Frank Kobayashi currently serves as the vice president of Instruction at American River College. As the vice president of Instruction, he provides leadership to the development of the schedule of classes, enrollment management, and allocation of the instructional budget.
Academic Senate President & Culinary/Hospitality Mgmt. Dept. Chair Brian Knirk talks about how The Pride Center offers a welcoming and safe space that fosters self-love, self-acceptance, and individual growth. How it advocates for and with LGBTQIA+ community members and allies. It fosters the development of student leadership skills and enhances student empowerment, personal and professional growth, and community service.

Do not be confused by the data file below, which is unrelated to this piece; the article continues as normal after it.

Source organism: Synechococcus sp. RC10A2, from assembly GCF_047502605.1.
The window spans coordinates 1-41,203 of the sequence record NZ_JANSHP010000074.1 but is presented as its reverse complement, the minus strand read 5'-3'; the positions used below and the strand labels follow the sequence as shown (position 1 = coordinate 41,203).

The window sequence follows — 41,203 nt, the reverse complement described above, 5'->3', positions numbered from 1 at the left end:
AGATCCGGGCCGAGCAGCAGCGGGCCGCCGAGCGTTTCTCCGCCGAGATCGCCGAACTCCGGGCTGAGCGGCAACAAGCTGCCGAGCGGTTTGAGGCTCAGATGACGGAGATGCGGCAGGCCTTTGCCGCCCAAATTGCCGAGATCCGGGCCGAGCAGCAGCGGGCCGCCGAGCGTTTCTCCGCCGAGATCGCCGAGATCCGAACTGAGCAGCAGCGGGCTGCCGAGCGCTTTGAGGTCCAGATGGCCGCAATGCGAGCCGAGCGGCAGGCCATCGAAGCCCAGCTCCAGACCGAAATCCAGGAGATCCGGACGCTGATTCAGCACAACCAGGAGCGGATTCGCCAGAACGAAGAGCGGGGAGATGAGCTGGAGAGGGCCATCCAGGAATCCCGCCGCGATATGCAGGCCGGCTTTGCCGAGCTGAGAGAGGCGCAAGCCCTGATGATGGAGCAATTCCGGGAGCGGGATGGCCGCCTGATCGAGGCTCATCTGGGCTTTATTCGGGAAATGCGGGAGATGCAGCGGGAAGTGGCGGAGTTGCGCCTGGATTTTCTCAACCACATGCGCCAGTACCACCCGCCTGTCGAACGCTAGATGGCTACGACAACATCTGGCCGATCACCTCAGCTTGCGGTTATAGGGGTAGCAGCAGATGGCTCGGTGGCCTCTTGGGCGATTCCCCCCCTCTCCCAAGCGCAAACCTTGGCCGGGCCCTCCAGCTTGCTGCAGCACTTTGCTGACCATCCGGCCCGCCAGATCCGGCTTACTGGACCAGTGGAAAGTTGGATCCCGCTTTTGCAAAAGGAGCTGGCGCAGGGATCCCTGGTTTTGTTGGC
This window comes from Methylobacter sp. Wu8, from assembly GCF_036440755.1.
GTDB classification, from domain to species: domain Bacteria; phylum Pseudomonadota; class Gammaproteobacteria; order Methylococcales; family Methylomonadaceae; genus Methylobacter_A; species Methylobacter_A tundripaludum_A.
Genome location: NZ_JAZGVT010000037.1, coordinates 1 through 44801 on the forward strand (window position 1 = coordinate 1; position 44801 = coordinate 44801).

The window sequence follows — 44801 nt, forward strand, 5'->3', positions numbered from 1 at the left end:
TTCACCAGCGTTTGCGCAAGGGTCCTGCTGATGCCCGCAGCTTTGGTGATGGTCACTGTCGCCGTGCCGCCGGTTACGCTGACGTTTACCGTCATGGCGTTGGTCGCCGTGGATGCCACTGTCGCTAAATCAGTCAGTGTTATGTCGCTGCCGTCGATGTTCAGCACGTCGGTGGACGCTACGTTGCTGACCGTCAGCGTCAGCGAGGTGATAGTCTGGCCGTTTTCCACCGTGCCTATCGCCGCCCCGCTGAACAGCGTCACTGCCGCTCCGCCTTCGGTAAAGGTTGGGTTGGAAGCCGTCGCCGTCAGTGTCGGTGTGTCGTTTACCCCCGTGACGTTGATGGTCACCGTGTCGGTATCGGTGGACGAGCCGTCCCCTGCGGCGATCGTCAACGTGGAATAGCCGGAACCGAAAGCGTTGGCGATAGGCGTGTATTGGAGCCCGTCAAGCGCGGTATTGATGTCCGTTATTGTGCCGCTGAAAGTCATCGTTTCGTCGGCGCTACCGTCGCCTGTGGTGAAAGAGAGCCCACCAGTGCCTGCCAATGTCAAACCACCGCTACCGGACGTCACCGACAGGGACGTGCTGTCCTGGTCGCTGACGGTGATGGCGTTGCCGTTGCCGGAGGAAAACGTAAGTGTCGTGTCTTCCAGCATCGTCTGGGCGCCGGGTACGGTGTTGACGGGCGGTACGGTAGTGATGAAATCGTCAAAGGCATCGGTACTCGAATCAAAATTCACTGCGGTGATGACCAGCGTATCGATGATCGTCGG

Join us for this season of SEVA TV. In this episode student’s videos focus on animals.
Student created videos from Wilson C. Riles Middle School.
Student created videos from Florence Markofer Elementary School.
Showcasing the excellence and diversity of the nation’s premier research university, UCTV. Check out the UCTV’s Arts and Music Programs!